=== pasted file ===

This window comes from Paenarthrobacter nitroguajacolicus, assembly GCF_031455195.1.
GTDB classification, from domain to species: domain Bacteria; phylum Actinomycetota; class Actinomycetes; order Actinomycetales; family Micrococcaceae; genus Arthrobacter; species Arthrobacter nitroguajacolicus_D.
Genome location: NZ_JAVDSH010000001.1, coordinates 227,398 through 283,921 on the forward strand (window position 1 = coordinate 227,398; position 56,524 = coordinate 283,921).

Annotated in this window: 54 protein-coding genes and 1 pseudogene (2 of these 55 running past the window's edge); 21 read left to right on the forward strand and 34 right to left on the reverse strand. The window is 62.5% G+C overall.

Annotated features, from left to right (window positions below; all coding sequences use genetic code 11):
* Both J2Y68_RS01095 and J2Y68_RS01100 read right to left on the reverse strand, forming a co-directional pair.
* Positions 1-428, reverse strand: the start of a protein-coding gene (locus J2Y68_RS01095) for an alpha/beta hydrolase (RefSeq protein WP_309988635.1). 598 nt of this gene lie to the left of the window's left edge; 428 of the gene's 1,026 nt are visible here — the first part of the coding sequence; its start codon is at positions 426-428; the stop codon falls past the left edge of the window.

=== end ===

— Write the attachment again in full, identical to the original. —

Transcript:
This window comes from Paenarthrobacter nitroguajacolicus, assembly GCF_031455195.1.
GTDB classification, from domain to species: domain Bacteria; phylum Actinomycetota; class Actinomycetes; order Actinomycetales; family Micrococcaceae; genus Arthrobacter; species Arthrobacter nitroguajacolicus_D.
Genome location: NZ_JAVDSH010000001.1, coordinates 227,398 through 283,921 on the forward strand (window position 1 = coordinate 227,398; position 56,524 = coordinate 283,921).

Annotated in this window: 54 protein-coding genes and 1 pseudogene (2 of these 55 running past the window's edge); 21 read left to right on the forward strand and 34 right to left on the reverse strand. The window is 62.5% G+C overall.

Annotated features, from left to right (window positions below; all coding sequences use genetic code 11):
* Both J2Y68_RS01095 and J2Y68_RS01100 read right to left on the reverse strand, forming a co-directional pair.
* Positions 1-428, reverse strand: the start of a protein-coding gene (locus J2Y68_RS01095) for an alpha/beta hydrolase (RefSeq protein WP_309988635.1). 598 nt of this gene lie to the left of the window's left edge; 428 of the gene's 1,026 nt are visible here — the first part of the coding sequence; its start codon is at positions 426-428; the stop codon falls past the left edge of the window.